You have lost the “good” bacteria and you now need to replace them.  You need some help getting your body back in balance.

Probiotics provide good bacteria that is needed for the gut to act at optimal capacity.

You can read here if you would like to go into further detail about all the “sciencey” stuff behind probiotics, but I understand not everyone is interested in that.

Benefits of taking a Probiotic

There are many benefits assumed to come from taking probiotics.

Are probiotic supplements safe?

According to the FDA website, over the counter probiotics are generally viewed as safe for healthy individuals.

When probiotics are used a dietary supplements, they are regulated as a food and not as a medicine.

If a probiotic is intended for use as a drug, then it must undergo the regulatory process as a drug, which is like that of any new therapeutic agent.

On a very rare occasion, people with a compromised immune system or a recent surgery or extended hospitals may develop an infection from the bacteria in probiotics.

There is also a small chance that they could trigger an allergic reaction.  They could possibly cause some stomach problems with the exact same things you’re trying to avoid….gas, diarrhea, or bloating.  These symptoms usually subside once the body gets used to the probiotic.

It’s always a good idea to talk to a health care provider if you have any concerns at all with adding probiotics into your diet or supplement plan.


So after reading through the pros and cons on the current research out there on probiotics by the medical community , for me, adding a probiotic supplement is going to be part of my health journey, if I am not able to get it from a natural food source.

I would be curious of your experience with probiotics, if you have any.

As always, thank you so much for reading.

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Melanie Silkworth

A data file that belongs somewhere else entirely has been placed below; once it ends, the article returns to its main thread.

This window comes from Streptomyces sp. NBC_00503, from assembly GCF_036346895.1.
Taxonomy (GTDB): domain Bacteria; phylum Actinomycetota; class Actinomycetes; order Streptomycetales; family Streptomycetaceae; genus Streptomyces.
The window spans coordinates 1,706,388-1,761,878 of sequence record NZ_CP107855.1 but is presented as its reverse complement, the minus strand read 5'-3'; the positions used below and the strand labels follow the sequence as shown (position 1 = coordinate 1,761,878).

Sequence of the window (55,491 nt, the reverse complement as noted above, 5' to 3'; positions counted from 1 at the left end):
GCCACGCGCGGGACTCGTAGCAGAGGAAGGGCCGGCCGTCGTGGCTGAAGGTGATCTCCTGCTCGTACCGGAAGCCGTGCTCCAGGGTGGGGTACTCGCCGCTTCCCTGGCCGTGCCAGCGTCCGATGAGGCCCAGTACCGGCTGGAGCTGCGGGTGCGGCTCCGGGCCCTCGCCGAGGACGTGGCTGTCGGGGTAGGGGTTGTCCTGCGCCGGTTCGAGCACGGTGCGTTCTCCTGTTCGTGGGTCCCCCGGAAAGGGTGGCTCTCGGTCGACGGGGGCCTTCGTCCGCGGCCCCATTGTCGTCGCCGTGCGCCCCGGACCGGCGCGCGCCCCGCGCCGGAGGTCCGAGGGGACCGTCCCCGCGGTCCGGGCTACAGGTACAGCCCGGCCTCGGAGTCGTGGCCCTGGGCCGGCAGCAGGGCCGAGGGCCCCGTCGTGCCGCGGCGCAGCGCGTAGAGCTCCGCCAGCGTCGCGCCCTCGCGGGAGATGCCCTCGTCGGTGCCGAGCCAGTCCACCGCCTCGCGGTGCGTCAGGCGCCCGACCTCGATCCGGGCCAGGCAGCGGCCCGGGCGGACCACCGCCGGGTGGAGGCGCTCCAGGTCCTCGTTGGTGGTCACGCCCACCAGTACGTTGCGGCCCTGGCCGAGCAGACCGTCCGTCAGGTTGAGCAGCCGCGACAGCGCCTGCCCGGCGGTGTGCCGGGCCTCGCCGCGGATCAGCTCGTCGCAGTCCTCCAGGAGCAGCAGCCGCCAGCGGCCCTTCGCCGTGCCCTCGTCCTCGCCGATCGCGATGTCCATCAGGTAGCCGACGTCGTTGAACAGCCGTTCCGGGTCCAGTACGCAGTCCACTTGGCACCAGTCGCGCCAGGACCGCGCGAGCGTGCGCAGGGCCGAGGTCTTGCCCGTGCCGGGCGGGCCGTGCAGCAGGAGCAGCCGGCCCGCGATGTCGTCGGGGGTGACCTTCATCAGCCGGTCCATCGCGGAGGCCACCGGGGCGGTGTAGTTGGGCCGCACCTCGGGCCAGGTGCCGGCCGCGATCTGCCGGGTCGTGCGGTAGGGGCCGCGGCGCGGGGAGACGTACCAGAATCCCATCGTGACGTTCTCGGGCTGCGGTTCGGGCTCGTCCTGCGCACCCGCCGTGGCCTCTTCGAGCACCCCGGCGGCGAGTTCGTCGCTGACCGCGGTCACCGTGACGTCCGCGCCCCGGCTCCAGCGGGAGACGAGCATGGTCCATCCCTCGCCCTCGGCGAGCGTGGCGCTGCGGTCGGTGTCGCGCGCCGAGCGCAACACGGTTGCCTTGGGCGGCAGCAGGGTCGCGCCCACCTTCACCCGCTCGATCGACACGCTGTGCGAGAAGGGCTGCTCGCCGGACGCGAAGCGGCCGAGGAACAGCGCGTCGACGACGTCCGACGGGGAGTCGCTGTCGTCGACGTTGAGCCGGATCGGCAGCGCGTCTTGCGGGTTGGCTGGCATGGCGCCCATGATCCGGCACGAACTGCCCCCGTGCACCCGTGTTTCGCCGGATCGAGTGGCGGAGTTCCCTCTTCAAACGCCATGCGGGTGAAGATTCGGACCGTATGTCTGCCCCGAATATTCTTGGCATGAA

14 Comments on Should you take a probiotic

  1. I have been taking them for about a month, but haven’t noticed a big difference in anything yet. Maybe it takes a bit of time.

    • Hi Rosemary: I think it depends on your symptoms and what you’re trying to fix and the quality and strain of the probiotic you are taking. It’s been shown that they can work as quickly as a couple of weeks when choosing the correct one, sometimes a couple of months and on some occasion relief hasn’t been found. I hope that you are able to find relief from your symptoms <3 Melanie

  2. Probiotics are so important. I’ve been taking one for a number of years and have felt a positive difference! Thank you for sharing such valuable informations

    • Hi Jess: Good to know they work for you. I hear you on not giving up the dairy…that’s a hard one! Always good to hear from you<3


  3. I try to get my good bacteria through the foods you mentioned, but supplementing with a probiotic is something I have done in the past before I educated myself about the more natural ways to feed my gut biome. This is terrific information to share. Thank you!

  4. Great timing, I’ve taken probiotics in the past, stopped after my hysterectomy a few years back but have recently been looking pitot it again… Great blog, thanks for sharing!

    • Hope you find one that works for you. Check out the clinical trials on them. Thanks so much for popping in Sherri!
      Xx Melanie